November 2, 2014 | David F. Coppedge

Viruses May Do the Ocean Good

A new study shows that viruses can help keep down algal blooms.

The ocean is full of viruses: up to 10 billion per liter, PNAS says.  Scientists have barely begun to explore their roles in marine biology.  Since they are so good at disrupting cells, they can put that skill to beneficial purposes in the right environments.  In the paper, Katie Bidle attempts to begin “Elucidating marine virus ecology through a unified heartbeat,” i.e., by “using ribonucleotide reductases (RNRs) from virus metagenomes as a unifying molecular marker to not only characterize the diversity of resident viruses in distinct marine environments, but to infer their ecological strategies (e.g., specialists vs. generalists) across environmental gradients.”

One ecological strategy appears to be beneficial.  As many know from news, when algal blooms create the infamous “red tide,” fish can become infected and die, and the water is spoiled for humans until the red tide disappears.  But what makes it disappear?  A new study published in Current Biology shows that “Zooplankton May Serve as Transmission Vectors for Viruses Infecting Algal Blooms in the Ocean.”  Specifically, tiny copepods, components of plankton, are carriers of a virus named E. huxleyi.  Their feces carry the viruses, which then infect the algae that cause toxic blooms.  “We propose that zooplankton, swimming through topographically adjacent phytoplankton micropatches and migrating daily over large areas across physically separated water masses, can serve as viral vectors, boosting host-virus contact rates and potentially accelerating the demise of large-scale phytoplankton blooms,” they found.

This is an interesting finding that appears to support the work of creation biologist Joe Francis of The Master’s College.  He has already found several cases where “nasty” bugs like cholera actually have a good function in their intended environment.  Cholera’s ability to dessicate cells, for instance, works for the benefit of certain creatures in estuaries (see summary by Frank Sherwin at ICR).  Dr. Francis has also found good functions for bark beetles that have devastated some western forests.  Is it possible that many of the examples of “natural evil” that cause such suffering in humans are situations where well-designed systems—intended for good—get out of control?  If so, that would support the explanation that the Curse described in Genesis involved primarily a relaxation of regulatory processes.  A good thing in the wrong place, or without proper regulation, can turn into a great “evil.” Alternatively, the Lord could have given Satan and his minions the ability to “hack” some of the genetic software and turn it against man and the rest of Creation (only under God’s permissive will, of course, as seen in the book of Job).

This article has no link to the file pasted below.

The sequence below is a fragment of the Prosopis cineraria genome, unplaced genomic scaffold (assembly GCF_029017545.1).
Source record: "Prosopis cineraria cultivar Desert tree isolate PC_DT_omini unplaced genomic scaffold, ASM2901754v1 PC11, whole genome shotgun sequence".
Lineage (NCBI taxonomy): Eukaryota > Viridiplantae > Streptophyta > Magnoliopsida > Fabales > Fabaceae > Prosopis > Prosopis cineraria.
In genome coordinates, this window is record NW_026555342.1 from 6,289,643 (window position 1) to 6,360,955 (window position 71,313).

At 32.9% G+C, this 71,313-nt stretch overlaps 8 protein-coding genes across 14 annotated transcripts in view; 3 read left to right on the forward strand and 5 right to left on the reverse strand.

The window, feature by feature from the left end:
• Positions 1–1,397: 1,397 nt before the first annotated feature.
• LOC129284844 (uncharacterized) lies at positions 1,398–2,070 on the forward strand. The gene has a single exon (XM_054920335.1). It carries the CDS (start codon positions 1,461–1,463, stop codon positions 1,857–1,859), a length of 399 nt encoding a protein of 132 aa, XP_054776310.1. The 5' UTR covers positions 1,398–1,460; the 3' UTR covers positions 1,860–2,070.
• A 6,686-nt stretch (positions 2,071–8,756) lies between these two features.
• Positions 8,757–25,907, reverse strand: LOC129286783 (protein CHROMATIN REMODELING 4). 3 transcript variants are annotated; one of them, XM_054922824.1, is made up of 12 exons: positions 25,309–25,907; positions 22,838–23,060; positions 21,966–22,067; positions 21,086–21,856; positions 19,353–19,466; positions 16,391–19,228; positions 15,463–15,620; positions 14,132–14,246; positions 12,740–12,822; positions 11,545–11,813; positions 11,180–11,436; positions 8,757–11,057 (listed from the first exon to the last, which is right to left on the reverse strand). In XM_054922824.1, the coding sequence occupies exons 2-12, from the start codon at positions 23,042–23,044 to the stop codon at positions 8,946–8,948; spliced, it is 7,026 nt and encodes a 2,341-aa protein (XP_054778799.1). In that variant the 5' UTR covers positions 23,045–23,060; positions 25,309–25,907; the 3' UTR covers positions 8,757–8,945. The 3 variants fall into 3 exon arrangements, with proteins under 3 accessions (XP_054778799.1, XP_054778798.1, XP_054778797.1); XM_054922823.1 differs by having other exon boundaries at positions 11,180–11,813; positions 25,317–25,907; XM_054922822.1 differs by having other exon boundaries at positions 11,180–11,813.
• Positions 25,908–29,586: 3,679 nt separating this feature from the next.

The Creator promised man that sin would bring death.  It’s not that God would have to kill Adam and Eve directly with an angelic sword; what better way to force fallen humans to consider the consequences of their disobedience than by turning them loose in a world of broken ecological relationships, where they could never know what risks might get them at any time.  If people knew when they would die, they would put off thinking about repentance to the very end.  Each of us needs to know that our day could come anywhere, anytime.  That’s the world we live in; but God has also not left Himself without witness, in that He does good, bringing rains from heaven, satisfying our hearts with food and gladness (Acts 14) during our brief time under the sun (Ecclesiastes).

It’s also amazing to realize that the ocean is as full of “information” as it is with water—information in the form of DNA.  The world is filled with information!  Dr. William Dembski’s new book Being as Communion explores the idea of information, not material particles or energy, as comprising the fundamental essence of reality.

 

 

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